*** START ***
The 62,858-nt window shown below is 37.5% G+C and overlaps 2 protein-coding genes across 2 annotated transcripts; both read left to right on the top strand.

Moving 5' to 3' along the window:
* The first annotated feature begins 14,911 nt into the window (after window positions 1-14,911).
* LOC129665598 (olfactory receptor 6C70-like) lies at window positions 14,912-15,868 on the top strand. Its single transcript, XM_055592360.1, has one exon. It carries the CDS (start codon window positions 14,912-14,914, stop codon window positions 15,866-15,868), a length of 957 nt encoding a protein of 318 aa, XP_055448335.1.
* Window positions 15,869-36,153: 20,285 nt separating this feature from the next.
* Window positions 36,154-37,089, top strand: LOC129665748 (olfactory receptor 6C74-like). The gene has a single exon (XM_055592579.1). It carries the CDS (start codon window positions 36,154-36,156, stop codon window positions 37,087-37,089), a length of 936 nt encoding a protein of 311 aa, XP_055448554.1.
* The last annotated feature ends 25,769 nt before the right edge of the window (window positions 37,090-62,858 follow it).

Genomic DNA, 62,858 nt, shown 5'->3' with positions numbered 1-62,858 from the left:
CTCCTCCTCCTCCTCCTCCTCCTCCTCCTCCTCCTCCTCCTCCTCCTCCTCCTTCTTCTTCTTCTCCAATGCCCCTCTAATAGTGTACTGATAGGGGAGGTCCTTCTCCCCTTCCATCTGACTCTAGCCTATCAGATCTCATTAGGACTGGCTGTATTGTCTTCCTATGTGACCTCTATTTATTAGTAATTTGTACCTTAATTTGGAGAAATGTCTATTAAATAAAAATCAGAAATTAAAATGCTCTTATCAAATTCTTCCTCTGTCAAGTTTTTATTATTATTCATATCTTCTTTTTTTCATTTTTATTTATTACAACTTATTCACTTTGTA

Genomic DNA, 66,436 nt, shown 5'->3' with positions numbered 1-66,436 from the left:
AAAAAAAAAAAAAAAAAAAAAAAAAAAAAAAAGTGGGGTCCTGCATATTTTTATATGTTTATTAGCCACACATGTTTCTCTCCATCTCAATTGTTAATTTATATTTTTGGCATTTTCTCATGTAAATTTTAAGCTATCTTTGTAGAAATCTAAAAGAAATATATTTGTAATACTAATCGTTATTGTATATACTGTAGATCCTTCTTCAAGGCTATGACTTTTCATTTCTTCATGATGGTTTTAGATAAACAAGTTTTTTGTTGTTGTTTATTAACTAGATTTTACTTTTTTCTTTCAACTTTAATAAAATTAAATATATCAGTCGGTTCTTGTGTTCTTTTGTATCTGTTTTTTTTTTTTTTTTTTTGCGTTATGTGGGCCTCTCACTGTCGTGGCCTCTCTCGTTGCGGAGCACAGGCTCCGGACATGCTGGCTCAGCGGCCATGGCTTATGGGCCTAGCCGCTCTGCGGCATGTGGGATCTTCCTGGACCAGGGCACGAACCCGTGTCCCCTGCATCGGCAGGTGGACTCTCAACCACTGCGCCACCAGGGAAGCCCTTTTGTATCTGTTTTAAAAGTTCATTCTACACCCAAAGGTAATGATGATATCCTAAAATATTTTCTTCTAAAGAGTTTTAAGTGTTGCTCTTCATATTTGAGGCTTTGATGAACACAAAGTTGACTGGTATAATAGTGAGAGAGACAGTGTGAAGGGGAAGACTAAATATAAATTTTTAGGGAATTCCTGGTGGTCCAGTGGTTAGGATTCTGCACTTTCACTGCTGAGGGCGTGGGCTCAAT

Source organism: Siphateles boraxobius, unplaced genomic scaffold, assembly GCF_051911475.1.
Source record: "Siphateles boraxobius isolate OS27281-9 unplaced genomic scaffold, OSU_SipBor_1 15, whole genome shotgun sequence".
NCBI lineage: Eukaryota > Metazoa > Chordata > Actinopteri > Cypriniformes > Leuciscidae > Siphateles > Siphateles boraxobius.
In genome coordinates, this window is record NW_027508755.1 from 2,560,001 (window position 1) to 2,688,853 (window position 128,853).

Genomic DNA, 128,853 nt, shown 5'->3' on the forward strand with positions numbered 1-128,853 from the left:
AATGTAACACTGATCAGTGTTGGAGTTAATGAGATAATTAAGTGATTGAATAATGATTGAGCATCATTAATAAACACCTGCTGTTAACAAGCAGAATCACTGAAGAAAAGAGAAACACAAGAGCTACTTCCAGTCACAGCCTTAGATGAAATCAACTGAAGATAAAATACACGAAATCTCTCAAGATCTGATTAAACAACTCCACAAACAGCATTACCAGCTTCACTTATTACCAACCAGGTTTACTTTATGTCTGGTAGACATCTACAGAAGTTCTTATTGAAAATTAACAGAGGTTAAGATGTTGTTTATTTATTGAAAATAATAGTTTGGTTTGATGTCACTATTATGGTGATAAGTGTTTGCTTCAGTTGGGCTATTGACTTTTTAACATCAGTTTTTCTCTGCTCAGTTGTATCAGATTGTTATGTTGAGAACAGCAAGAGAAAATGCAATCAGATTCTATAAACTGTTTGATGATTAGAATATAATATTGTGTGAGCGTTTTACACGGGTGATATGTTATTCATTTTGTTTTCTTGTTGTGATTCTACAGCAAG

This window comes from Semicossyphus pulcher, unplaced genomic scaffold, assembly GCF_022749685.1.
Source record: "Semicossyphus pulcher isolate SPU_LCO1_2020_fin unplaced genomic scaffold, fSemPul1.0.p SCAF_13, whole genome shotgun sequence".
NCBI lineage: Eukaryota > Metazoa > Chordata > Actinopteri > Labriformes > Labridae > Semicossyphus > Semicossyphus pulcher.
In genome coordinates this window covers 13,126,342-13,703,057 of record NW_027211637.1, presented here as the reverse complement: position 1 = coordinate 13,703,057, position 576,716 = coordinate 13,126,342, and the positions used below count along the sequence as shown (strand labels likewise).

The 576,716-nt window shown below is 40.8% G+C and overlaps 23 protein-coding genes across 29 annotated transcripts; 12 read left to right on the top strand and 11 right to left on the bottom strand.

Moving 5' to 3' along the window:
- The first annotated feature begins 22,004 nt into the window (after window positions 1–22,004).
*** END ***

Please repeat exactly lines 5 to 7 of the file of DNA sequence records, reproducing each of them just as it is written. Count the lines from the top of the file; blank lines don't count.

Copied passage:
* Window positions 15,869-36,153: 20,285 nt separating this feature from the next.
* Window positions 36,154-37,089, top strand: LOC129665748 (olfactory receptor 6C74-like). The gene has a single exon (XM_055592579.1). It carries the CDS (start codon window positions 36,154-36,156, stop codon window positions 37,087-37,089), a length of 936 nt encoding a protein of 311 aa, XP_055448554.1.
* The last annotated feature ends 25,769 nt before the right edge of the window (window positions 37,090-62,858 follow it).